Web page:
work experience opportunities and activities for eligible job
seekers. WFTD Dole enables some unemployed people to satisfy their
mutual obligation requirement to give something to the community in
return for their unemployment payments.
Reforms to assistance for families
As a part of the compensation to low-income families for the
introduction of the 10% Goods and Services Tax (GST), reforms to
family assistance were introduced from 1 July 2000.
The new family assistance arrangements rationalised the
low-income family assistance and tax transfers previously provided
under both the social security and tax systems. Features of the new
- Family Tax Benefit - Part A provides age and income related
payments for each dependent child in families with incomes up to
about $77,000 per annum (for one child)
- Family Tax Benefit - Part B provides a supplement, paid in
addition to FTB-A, for single income families
- Child-Care Benefit amalgamates the previous Child-Care Cash
Rebate and the Child-Care Fee Relief and will provide income tested
fee subsidies for those using a range of child-care services.
- Maternity Allowance and Maternity Immunisation Allowance
provides lump sum payments to parents after the birth and
immunisation of each child for those who pass the Family Tax
Benefit income test.
For general information about the new family assistance
arrangements, see the Payments for Families section on the Family Assistance Office
reviews and reforms - history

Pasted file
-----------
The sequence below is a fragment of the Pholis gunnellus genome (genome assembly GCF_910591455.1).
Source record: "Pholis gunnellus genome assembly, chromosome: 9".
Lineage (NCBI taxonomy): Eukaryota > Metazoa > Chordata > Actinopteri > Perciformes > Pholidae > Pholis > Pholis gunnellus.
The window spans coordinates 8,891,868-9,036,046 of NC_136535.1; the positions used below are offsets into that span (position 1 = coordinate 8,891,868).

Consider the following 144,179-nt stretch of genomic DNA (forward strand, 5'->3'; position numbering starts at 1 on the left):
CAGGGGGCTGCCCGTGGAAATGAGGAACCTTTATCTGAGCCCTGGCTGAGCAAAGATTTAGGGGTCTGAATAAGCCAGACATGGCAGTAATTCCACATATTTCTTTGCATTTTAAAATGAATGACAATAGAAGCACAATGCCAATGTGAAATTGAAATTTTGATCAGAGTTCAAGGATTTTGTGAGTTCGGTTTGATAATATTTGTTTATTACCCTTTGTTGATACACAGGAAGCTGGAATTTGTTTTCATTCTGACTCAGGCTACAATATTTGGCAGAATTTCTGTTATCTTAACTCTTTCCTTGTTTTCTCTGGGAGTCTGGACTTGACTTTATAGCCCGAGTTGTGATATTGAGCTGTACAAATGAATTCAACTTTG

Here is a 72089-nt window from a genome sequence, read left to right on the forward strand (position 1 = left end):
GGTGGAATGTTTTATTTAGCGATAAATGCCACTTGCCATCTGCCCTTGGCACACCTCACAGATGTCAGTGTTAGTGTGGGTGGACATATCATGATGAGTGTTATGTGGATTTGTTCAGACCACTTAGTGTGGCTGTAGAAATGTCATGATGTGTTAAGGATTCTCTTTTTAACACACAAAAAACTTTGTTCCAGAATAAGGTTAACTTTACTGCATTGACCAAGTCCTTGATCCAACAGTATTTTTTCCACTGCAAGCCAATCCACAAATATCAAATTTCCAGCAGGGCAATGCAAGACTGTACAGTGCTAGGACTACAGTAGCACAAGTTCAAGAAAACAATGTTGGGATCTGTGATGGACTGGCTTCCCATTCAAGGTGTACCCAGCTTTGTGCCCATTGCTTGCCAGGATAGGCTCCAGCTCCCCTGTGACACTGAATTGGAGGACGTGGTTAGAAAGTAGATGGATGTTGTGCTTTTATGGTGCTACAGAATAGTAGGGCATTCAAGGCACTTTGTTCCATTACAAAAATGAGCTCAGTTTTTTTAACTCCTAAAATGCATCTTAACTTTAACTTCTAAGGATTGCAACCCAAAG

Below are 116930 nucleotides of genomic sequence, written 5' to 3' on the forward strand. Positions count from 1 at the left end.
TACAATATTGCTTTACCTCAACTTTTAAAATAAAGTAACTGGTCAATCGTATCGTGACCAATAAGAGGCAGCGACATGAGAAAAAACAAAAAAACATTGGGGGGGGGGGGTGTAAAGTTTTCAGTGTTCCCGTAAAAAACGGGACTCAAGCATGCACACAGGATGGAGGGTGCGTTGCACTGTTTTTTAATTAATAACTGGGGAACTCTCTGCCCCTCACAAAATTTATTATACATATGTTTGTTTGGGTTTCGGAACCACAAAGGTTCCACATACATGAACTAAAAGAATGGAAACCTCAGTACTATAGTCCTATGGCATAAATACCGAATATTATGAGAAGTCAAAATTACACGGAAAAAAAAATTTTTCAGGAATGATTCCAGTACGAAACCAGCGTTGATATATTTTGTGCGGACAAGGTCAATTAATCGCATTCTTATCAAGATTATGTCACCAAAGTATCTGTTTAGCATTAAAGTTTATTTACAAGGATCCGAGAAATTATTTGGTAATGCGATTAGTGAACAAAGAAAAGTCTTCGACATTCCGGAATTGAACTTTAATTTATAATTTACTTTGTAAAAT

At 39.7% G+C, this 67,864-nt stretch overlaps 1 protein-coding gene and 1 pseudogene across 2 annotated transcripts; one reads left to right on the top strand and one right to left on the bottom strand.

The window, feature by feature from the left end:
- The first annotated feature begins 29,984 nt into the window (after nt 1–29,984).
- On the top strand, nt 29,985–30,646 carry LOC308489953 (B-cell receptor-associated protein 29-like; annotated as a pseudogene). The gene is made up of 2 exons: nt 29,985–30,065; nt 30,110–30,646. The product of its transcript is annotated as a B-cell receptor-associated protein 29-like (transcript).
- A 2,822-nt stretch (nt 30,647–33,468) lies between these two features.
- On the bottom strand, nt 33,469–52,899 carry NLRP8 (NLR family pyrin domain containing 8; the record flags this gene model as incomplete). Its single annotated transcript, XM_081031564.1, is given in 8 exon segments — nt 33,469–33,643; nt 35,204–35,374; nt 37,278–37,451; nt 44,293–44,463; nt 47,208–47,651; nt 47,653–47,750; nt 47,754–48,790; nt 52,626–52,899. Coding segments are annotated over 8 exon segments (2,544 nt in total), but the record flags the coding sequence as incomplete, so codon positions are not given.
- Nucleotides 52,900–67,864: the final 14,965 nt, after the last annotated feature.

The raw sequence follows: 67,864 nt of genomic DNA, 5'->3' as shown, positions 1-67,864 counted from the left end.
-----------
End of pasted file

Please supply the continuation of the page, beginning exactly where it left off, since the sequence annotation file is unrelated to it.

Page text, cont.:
There have only been a few occasions in the history of welfare
provision in Australia when full-scale reviews have been followed
by comprehensive reforms. Most of the changes to welfare programs
and systems have occurred on an ad-hoc and incremental basis.
Generally, welfare programs have evolved over time and have been
replaced as successive governments have perceived different needs.
The rarity of major reviews is somewhat surprising, given the
longevity of the major programs: the old age and invalid pensions
originating in 1908 and the unemployment and sickness benefit
payments in 1944.
Much examination of welfare programs in the 1920s and
the 1930s but very little development
While no substantive changes were made to the old age and
invalid pensions of 1908 during the 1920s to the 1930s, there was
considerable examination of the need for new payments during the
period. It was not until later, when the Commonwealth gained access
to revenue sources, especially income taxation, that it acquired
the financial capacity to implement new welfare programs. Some of
the highlights of the considerations undertaken in the 1920s and
- In 1913 the Cook government considered contribution-based
- In 1927 the Bruce-Page government established a Royal
Commission to consider a child endowment.
- In 1928 and also in 1938 legislation was introduced for some
form of national insurance scheme, but in both cases nothing came
- In 1937-38 considerations and inquiries into a national
insurance scheme for the unemployed.
1941 to 1946 - establishment of a national government
provided social security system
The Menzies government introduced child endowment in 1941. The
Chifley and Curtin governments added payments for unemployment,
sickness benefits and also widows pensions from 1944.
Broadly, these new payments had their origins in the mass
unemployment of the 1920s and 1930s. In the 1940s, there was a
broad, nationally expressed desire for 'social security': a 'new
order' to address the concerns arising from the lack of proper
provision for those adversely affected by the mass unemployment of
the 1920s/30s. The establishment of the Joint Parliamentary
Committee on Social Security in 1941, which, remained in existence